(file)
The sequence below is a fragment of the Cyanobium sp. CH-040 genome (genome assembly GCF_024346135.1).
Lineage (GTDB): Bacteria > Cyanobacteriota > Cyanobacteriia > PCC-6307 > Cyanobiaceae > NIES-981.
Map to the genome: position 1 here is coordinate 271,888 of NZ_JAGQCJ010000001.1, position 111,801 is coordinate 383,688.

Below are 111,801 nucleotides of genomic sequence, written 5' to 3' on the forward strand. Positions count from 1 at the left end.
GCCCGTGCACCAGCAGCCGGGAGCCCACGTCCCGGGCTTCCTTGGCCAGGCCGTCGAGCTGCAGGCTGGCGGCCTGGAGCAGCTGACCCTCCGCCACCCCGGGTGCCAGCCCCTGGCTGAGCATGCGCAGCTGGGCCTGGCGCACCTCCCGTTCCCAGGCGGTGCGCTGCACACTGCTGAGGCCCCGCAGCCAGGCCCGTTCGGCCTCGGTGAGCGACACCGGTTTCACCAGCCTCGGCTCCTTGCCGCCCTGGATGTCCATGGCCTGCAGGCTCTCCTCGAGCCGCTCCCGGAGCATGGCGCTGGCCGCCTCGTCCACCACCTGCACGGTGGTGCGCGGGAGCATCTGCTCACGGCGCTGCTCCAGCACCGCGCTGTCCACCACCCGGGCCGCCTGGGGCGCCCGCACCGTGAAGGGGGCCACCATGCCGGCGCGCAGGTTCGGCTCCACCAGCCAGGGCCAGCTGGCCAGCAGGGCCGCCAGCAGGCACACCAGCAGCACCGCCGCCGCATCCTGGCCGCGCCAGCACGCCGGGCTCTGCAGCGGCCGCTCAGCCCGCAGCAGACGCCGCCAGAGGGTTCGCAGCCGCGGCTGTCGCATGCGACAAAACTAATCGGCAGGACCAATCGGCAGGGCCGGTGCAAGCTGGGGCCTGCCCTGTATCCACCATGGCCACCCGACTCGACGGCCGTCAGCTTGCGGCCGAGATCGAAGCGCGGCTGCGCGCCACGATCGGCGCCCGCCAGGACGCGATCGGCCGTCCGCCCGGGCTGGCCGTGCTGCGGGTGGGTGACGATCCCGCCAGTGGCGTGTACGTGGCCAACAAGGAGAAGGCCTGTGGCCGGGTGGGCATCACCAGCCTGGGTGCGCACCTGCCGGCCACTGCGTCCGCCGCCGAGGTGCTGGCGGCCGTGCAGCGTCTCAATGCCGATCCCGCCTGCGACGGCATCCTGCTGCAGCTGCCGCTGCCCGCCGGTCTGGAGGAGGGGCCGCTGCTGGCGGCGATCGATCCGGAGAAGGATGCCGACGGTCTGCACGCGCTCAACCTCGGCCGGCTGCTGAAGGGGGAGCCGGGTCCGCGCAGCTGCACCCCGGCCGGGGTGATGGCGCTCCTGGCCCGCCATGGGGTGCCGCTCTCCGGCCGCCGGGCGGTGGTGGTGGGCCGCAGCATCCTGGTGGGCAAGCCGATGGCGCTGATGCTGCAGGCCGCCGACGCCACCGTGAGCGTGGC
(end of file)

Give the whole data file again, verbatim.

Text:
The sequence below is a fragment of the Cyanobium sp. CH-040 genome (genome assembly GCF_024346135.1).
Lineage (GTDB): Bacteria > Cyanobacteriota > Cyanobacteriia > PCC-6307 > Cyanobiaceae > NIES-981.
Map to the genome: position 1 here is coordinate 271,888 of NZ_JAGQCJ010000001.1, position 111,801 is coordinate 383,688.

Below are 111,801 nucleotides of genomic sequence, written 5' to 3' on the forward strand. Positions count from 1 at the left end.
GCCCGTGCACCAGCAGCCGGGAGCCCACGTCCCGGGCTTCCTTGGCCAGGCCGTCGAGCTGCAGGCTGGCGGCCTGGAGCAGCTGACCCTCCGCCACCCCGGGTGCCAGCCCCTGGCTGAGCATGCGCAGCTGGGCCTGGCGCACCTCCCGTTCCCAGGCGGTGCGCTGCACACTGCTGAGGCCCCGCAGCCAGGCCCGTTCGGCCTCGGTGAGCGACACCGGTTTCACCAGCCTCGGCTCCTTGCCGCCCTGGATGTCCATGGCCTGCAGGCTCTCCTCGAGCCGCTCCCGGAGCATGGCGCTGGCCGCCTCGTCCACCACCTGCACGGTGGTGCGCGGGAGCATCTGCTCACGGCGCTGCTCCAGCACCGCGCTGTCCACCACCCGGGCCGCCTGGGGCGCCCGCACCGTGAAGGGGGCCACCATGCCGGCGCGCAGGTTCGGCTCCACCAGCCAGGGCCAGCTGGCCAGCAGGGCCGCCAGCAGGCACACCAGCAGCACCGCCGCCGCATCCTGGCCGCGCCAGCACGCCGGGCTCTGCAGCGGCCGCTCAGCCCGCAGCAGACGCCGCCAGAGGGTTCGCAGCCGCGGCTGTCGCATGCGACAAAACTAATCGGCAGGACCAATCGGCAGGGCCGGTGCAAGCTGGGGCCTGCCCTGTATCCACCATGGCCACCCGACTCGACGGCCGTCAGCTTGCGGCCGAGATCGAAGCGCGGCTGCGCGCCACGATCGGCGCCCGCCAGGACGCGATCGGCCGTCCGCCCGGGCTGGCCGTGCTGCGGGTGGGTGACGATCCCGCCAGTGGCGTGTACGTGGCCAACAAGGAGAAGGCCTGTGGCCGGGTGGGCATCACCAGCCTGGGTGCGCACCTGCCGGCCACTGCGTCCGCCGCCGAGGTGCTGGCGGCCGTGCAGCGTCTCAATGCCGATCCCGCCTGCGACGGCATCCTGCTGCAGCTGCCGCTGCCCGCCGGTCTGGAGGAGGGGCCGCTGCTGGCGGCGATCGATCCGGAGAAGGATGCCGACGGTCTGCACGCGCTCAACCTCGGCCGGCTGCTGAAGGGGGAGCCGGGTCCGCGCAGCTGCACCCCGGCCGGGGTGATGGCGCTCCTGGCCCGCCATGGGGTGCCGCTCTCCGGCCGCCGGGCGGTGGTGGTGGGCCGCAGCATCCTGGTGGGCAAGCCGATGGCGCTGATGCTGCAGGCCGCCGACGCCACCGTGAGCGTGGC